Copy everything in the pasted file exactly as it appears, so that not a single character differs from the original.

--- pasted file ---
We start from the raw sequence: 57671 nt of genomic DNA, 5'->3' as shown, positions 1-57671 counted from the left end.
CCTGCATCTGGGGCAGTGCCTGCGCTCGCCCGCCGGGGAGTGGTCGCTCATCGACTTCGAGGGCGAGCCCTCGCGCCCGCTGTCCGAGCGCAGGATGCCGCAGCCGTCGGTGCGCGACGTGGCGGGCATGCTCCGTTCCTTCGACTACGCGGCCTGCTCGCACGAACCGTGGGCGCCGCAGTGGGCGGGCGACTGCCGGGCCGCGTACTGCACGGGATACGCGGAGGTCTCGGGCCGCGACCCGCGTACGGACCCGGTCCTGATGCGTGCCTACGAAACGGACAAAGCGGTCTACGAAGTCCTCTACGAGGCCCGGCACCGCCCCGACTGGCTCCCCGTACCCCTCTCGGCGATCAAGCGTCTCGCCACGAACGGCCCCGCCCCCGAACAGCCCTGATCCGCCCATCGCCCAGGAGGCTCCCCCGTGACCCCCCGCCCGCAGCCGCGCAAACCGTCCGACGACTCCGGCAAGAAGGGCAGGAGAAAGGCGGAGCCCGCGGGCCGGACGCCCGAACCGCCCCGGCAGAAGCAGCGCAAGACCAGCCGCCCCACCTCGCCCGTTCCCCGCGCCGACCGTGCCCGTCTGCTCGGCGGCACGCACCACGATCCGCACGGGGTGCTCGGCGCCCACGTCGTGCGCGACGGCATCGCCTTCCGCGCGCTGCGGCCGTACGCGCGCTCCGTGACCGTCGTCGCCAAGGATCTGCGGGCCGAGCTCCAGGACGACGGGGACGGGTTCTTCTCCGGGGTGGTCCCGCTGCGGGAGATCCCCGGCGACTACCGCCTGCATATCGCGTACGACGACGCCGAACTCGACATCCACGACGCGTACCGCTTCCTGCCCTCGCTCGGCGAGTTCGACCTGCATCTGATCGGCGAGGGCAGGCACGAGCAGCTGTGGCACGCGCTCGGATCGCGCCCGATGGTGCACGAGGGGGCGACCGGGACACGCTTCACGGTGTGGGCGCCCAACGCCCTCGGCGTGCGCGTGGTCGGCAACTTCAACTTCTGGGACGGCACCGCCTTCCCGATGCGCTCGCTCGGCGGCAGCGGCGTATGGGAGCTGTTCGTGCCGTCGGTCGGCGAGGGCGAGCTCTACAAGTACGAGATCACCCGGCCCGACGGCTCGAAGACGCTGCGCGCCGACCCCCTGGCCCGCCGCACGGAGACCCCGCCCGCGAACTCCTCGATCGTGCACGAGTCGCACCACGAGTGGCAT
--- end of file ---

We start from the raw sequence: 57671 nt of genomic DNA, 5'->3' as shown, positions 1-57671 counted from the left end.
CCTGCATCTGGGGCAGTGCCTGCGCTCGCCCGCCGGGGAGTGGTCGCTCATCGACTTCGAGGGCGAGCCCTCGCGCCCGCTGTCCGAGCGCAGGATGCCGCAGCCGTCGGTGCGCGACGTGGCGGGCATGCTCCGTTCCTTCGACTACGCGGCCTGCTCGCACGAACCGTGGGCGCCGCAGTGGGCGGGCGACTGCCGGGCCGCGTACTGCACGGGATACGCGGAGGTCTCGGGCCGCGACCCGCGTACGGACCCGGTCCTGATGCGTGCCTACGAAACGGACAAAGCGGTCTACGAAGTCCTCTACGAGGCCCGGCACCGCCCCGACTGGCTCCCCGTACCCCTCTCGGCGATCAAGCGTCTCGCCACGAACGGCCCCGCCCCCGAACAGCCCTGATCCGCCCATCGCCCAGGAGGCTCCCCCGTGACCCCCCGCCCGCAGCCGCGCAAACCGTCCGACGACTCCGGCAAGAAGGGCAGGAGAAAGGCGGAGCCCGCGGGCCGGACGCCCGAACCGCCCCGGCAGAAGCAGCGCAAGACCAGCCGCCCCACCTCGCCCGTTCCCCGCGCCGACCGTGCCCGTCTGCTCGGCGGCACGCACCACGATCCGCACGGGGTGCTCGGCGCCCACGTCGTGCGCGACGGCATCGCCTTCCGCGCGCTGCGGCCGTACGCGCGCTCCGTGACCGTCGTCGCCAAGGATCTGCGGGCCGAGCTCCAGGACGACGGGGACGGGTTCTTCTCCGGGGTGGTCCCGCTGCGGGAGATCCCCGGCGACTACCGCCTGCATATCGCGTACGACGACGCCGAACTCGACATCCACGACGCGTACCGCTTCCTGCCCTCGCTCGGCGAGTTCGACCTGCATCTGATCGGCGAGGGCAGGCACGAGCAGCTGTGGCACGCGCTCGGATCGCGCCCGATGGTGCACGAGGGGGCGACCGGGACACGCTTCACGGTGTGGGCGCCCAACGCCCTCGGCGTGCGCGTGGTCGGCAACTTCAACTTCTGGGACGGCACCGCCTTCCCGATGCGCTCGCTCGGCGGCAGCGGCGTATGGGAGCTGTTCGTGCCGTCGGTCGGCGAGGGCGAGCTCTACAAGTACGAGATCACCCGGCCCGACGGCTCGAAGACGCTGCGCGCCGACCCCCTGGCCCGCCGCACGGAGACCCCGCCCGCGAACTCCTCGATCGTGCACGAGTCGCACCACGAGTGGCAT